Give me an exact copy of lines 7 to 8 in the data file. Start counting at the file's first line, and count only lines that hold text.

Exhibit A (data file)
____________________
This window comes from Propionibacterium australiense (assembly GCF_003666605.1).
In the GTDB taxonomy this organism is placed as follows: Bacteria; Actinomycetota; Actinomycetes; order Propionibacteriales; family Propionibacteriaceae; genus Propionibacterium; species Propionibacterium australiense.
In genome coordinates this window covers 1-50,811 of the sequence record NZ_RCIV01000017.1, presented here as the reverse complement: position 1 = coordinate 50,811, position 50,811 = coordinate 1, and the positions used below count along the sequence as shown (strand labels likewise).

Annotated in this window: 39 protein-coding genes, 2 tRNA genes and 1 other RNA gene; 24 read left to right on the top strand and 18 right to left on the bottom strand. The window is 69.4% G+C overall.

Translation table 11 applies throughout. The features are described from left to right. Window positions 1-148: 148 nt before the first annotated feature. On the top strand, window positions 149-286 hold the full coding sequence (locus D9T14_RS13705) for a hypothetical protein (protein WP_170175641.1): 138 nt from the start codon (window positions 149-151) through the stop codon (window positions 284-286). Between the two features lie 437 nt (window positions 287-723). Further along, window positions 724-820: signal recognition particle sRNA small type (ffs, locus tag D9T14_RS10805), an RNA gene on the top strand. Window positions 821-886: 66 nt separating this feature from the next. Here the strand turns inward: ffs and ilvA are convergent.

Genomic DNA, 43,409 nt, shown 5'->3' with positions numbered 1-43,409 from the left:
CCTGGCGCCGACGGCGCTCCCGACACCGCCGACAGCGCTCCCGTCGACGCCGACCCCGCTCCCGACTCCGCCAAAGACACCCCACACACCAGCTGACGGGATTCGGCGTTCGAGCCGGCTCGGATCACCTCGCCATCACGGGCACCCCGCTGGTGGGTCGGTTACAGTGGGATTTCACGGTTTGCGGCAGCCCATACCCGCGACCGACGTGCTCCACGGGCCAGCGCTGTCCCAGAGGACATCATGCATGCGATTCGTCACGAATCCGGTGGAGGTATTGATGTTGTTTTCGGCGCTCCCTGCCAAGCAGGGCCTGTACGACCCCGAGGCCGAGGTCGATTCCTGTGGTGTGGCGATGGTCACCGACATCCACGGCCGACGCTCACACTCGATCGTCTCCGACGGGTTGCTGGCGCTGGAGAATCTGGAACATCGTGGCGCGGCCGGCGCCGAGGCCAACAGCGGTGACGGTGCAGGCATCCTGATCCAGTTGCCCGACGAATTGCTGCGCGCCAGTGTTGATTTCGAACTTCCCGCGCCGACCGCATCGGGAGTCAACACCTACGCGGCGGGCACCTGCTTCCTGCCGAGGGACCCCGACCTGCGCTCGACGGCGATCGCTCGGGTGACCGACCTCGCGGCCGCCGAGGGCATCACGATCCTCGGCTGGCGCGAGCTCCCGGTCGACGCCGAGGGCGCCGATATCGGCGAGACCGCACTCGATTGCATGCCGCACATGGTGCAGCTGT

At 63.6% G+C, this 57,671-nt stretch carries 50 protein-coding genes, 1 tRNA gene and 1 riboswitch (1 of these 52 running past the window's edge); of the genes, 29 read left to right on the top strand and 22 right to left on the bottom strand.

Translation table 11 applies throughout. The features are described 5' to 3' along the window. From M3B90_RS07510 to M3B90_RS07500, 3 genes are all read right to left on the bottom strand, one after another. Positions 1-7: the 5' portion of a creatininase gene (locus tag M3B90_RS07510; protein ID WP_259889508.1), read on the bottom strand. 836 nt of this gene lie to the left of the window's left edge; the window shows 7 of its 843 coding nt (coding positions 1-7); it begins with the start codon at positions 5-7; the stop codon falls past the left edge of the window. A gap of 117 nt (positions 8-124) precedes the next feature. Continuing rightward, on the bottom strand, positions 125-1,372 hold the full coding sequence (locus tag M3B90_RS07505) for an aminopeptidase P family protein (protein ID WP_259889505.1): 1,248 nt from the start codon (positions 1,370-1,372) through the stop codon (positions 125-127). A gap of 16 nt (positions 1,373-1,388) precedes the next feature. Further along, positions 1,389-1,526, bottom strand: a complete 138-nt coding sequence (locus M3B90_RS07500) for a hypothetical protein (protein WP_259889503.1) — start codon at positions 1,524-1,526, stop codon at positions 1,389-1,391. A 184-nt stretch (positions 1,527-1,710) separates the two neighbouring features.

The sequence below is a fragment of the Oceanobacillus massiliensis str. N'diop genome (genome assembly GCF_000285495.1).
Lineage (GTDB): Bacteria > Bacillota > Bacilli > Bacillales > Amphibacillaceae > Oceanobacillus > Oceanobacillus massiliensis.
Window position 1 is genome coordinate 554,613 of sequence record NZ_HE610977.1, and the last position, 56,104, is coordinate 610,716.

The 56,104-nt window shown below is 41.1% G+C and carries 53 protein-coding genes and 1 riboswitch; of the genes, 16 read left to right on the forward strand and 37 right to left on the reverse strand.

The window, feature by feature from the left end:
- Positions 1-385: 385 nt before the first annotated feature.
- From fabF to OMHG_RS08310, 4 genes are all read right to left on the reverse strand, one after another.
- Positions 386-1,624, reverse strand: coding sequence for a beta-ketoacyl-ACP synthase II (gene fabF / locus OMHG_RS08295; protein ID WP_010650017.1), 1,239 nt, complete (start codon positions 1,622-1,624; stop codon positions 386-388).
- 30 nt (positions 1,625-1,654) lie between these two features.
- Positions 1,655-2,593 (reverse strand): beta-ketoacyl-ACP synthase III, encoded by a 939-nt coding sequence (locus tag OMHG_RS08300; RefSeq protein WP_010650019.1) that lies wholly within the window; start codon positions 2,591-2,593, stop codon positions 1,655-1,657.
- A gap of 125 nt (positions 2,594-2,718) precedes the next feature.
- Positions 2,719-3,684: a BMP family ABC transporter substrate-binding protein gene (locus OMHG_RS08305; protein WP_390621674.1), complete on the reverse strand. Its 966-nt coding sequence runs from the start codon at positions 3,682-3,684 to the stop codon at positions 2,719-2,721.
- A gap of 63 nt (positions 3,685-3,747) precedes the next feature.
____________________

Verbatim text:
CCTGGCGCCGACGGCGCTCCCGACACCGCCGACAGCGCTCCCGTCGACGCCGACCCCGCTCCCGACTCCGCCAAAGACACCCCACACACCAGCTGACGGGATTCGGCGTTCGAGCCGGCTCGGATCACCTCGCCATCACGGGCACCCCGCTGGTGGGTCGGTTACAGTGGGATTTCACGGTTTGCGGCAGCCCATACCCGCGACCGACGTGCTCCACGGGCCAGCGCTGTCCCAGAGGACATCATGCATGCGATTCGTCACGAATCCGGTGGAGGTATTGATGTTGTTTTCGGCGCTCCCTGCCAAGCAGGGCCTGTACGACCCCGAGGCCGAGGTCGATTCCTGTGGTGTGGCGATGGTCACCGACATCCACGGCCGACGCTCACACTCGATCGTCTCCGACGGGTTGCTGGCGCTGGAGAATCTGGAACATCGTGGCGCGGCCGGCGCCGAGGCCAACAGCGGTGACGGTGCAGGCATCCTGATCCAGTTGCCCGACGAATTGCTGCGCGCCAGTGTTGATTTCGAACTTCCCGCGCCGACCGCATCGGGAGTCAACACCTACGCGGCGGGCACCTGCTTCCTGCCGAGGGACCCCGACCTGCGCTCGACGGCGATCGCTCGGGTGACCGACCTCGCGGCCGCCGAGGGCATCACGATCCTCGGCTGGCGCGAGCTCCCGGTCGACGCCGAGGGCGCCGATATCGGCGAGACCGCACTCGATTGCATGCCGCACATGGTGCAGCTGT

At 63.6% G+C, this 57,671-nt stretch carries 50 protein-coding genes, 1 tRNA gene and 1 riboswitch (1 of these 52 running past the window's edge); of the genes, 29 read left to right on the top strand and 22 right to left on the bottom strand.